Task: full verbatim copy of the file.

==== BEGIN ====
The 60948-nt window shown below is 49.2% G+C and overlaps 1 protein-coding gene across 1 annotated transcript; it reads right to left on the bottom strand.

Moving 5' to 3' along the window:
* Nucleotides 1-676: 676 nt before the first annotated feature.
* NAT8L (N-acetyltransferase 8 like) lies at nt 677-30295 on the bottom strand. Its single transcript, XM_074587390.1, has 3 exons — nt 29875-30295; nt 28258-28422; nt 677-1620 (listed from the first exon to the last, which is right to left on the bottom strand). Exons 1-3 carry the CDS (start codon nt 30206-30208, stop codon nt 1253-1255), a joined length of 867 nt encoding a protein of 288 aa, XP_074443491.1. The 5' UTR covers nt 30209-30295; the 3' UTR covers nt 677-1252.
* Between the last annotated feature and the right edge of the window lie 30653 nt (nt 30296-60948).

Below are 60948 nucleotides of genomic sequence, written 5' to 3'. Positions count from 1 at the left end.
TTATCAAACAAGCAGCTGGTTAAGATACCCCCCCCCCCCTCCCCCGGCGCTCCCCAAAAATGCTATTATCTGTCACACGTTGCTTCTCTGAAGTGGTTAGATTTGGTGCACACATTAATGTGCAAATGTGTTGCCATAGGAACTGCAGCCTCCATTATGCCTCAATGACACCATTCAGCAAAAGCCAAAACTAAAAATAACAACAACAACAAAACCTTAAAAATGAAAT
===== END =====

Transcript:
The 60948-nt window shown below is 49.2% G+C and overlaps 1 protein-coding gene across 1 annotated transcript; it reads right to left on the bottom strand.

Moving 5' to 3' along the window:
* Nucleotides 1-676: 676 nt before the first annotated feature.
* NAT8L (N-acetyltransferase 8 like) lies at nt 677-30295 on the bottom strand. Its single transcript, XM_074587390.1, has 3 exons — nt 29875-30295; nt 28258-28422; nt 677-1620 (listed from the first exon to the last, which is right to left on the bottom strand). Exons 1-3 carry the CDS (start codon nt 30206-30208, stop codon nt 1253-1255), a joined length of 867 nt encoding a protein of 288 aa, XP_074443491.1. The 5' UTR covers nt 30209-30295; the 3' UTR covers nt 677-1252.
* Between the last annotated feature and the right edge of the window lie 30653 nt (nt 30296-60948).

Below are 60948 nucleotides of genomic sequence, written 5' to 3'. Positions count from 1 at the left end.
TTATCAAACAAGCAGCTGGTTAAGATACCCCCCCCCCCCTCCCCCGGCGCTCCCCAAAAATGCTATTATCTGTCACACGTTGCTTCTCTGAAGTGGTTAGATTTGGTGCACACATTAATGTGCAAATGTGTTGCCATAGGAACTGCAGCCTCCATTATGCCTCAATGACACCATTCAGCAAAAGCCAAAACTAAAAATAACAACAACAACAAAACCTTAAAAATGAAAT